ANKARA/BEIRUT (Reuters) - The Turkish army on Monday took control of the outer edge of Syria’s Afrin region, state media said, as Ankara said it was readying for a “new battle” by deploying police special forces.
The military and allied Syrian rebel factions pushed some Syrian Kurdish YPG fighters back from the frontier near the Turkish border, effectively creating a “crescent” of control on Syria’s side of the border, the state-run news agency Anadolu reported.
Since launching its operation in the northwest Syrian region, Turkey has captured 115 “strategic points” and 87 villages, Anadolu said.
The Syrian Kurdish YPG forces said Turkish warplanes had struck a village near Jandaris in the southwest of Afrin, killing five civilians.
A YPG-led alliance said its forces had responded in self-defense to Turkish attacks, and that fighting raged on multiple fronts around Afrin. Five Turkish soldiers were killed in the space of 24 hours, the Syrian Democratic Forces (SDF) said.
The Syrian Observatory for Human Rights, a UK-based monitoring group, said Turkish troops now held a continuous strip on the edge of Afrin.
The advance opens a corridor that links territory in Aleppo province under the control of rebels backed by Turkey with the insurgent stronghold of Idlib province.
Ankara sees the YPG as an extension of the Kurdistan Workers’ Party (PKK), which has been waging an insurgency in southeast Turkey for three decades - though the groups say they are independent.
Turkish Deputy Prime Minister Bekir Bozdag told the broadcaster NTV that the deployment of police special forces “is in preparation for the new battle that is approaching”.
Dogan news agency reported that gendarmerie and police special forces had entered Afrin from two points in the northwest, and said they would take part in urban fighting and holding villages that Turkish forces had seized.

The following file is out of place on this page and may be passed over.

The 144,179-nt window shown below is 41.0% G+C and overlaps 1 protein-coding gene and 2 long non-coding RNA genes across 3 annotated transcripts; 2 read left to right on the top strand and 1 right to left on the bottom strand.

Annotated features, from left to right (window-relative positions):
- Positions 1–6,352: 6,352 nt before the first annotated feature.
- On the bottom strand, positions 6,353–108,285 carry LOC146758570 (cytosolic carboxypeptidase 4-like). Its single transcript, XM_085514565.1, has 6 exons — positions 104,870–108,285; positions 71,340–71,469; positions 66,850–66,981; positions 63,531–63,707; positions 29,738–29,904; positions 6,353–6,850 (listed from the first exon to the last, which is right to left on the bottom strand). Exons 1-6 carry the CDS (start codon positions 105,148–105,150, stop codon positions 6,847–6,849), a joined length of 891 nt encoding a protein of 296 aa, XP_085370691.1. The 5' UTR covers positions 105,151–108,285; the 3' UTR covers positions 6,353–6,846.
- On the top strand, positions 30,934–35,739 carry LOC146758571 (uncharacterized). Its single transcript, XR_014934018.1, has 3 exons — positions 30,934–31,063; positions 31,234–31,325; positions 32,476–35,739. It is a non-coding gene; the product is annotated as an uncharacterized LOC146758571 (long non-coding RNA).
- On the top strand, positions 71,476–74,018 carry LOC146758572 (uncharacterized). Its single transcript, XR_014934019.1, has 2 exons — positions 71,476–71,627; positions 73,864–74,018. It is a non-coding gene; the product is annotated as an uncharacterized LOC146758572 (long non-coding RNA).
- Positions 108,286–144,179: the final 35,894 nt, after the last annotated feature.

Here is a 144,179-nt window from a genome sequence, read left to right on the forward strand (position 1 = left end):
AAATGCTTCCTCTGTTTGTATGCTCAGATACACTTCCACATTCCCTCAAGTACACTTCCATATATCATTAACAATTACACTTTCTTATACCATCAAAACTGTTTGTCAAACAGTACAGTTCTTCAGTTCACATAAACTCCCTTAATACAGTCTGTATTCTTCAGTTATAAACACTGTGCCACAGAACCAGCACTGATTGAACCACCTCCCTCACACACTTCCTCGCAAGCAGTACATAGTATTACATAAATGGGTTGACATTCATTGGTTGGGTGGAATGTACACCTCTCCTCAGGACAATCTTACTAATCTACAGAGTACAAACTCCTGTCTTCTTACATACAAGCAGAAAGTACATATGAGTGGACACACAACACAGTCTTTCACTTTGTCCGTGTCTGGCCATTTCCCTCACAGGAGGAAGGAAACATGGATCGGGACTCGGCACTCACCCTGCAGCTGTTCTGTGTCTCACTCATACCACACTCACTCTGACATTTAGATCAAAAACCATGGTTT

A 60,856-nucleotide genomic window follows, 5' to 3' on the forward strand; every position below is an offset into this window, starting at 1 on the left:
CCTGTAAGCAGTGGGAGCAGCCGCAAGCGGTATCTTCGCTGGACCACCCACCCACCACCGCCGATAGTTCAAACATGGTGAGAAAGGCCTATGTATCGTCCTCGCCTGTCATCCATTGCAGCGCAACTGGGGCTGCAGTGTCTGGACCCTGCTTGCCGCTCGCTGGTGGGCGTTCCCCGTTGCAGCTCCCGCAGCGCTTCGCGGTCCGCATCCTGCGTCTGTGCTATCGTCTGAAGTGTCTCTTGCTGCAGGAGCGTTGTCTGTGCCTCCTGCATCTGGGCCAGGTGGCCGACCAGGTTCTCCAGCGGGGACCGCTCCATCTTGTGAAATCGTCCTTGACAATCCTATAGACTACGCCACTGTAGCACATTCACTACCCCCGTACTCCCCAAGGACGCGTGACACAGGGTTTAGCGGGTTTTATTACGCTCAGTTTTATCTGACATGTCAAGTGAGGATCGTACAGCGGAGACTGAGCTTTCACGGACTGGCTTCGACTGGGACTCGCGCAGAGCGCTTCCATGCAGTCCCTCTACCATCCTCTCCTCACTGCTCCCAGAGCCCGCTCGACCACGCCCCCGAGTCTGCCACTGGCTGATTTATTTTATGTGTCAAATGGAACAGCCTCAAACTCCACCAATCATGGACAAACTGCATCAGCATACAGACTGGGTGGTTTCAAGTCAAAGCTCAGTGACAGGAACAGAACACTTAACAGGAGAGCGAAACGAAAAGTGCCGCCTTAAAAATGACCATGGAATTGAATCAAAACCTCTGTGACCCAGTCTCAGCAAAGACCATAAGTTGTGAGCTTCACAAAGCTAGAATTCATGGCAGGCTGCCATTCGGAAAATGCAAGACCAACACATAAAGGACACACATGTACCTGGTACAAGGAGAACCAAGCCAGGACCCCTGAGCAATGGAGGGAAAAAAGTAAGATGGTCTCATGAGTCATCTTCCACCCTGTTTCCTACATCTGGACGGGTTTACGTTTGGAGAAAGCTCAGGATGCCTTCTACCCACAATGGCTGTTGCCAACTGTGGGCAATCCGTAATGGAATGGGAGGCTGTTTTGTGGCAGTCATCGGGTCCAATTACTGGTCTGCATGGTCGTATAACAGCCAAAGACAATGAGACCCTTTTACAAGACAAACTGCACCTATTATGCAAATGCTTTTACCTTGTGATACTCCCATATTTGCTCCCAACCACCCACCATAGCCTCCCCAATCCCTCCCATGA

Most of the larger towns in the region, including the town of Afrin itself, remain under YPG control.
Turkey says Saturday’s U.N. Security Council demand for a 30-day truce across Syria does not apply to its offensive in Afrin.
“Some regions such as eastern Ghouta are part of the U.N.’s ceasefire decision in Syria, but Afrin is not one of them,” said Bozdag, who is also the government spokesman. “The decision will not impact our Olive Branch operation ... in the Afrin region.”
But French President Emmanuel Macron on Monday told Turkey the ceasefire did apply to Afrin.
The U.N. Security Council resolution demands all parties “cease hostilities without delay ... for a durable humanitarian pause for at least 30 consecutive days throughout Syria”.
The cessation does not apply to military operations against Islamic State, al Qaeda and groups associated with them or other groups designated as terrorist organizations by the Security Council.
The PKK is branded a terrorist group by the United States and European Union as well as by Turkey, but the YPG is Washington’s main military ally in northeast Syria.
Additional reporting by Daren Butler in Istanbul; Writing by Dominic Evans and David Dolan; Editing by Kevin Liffey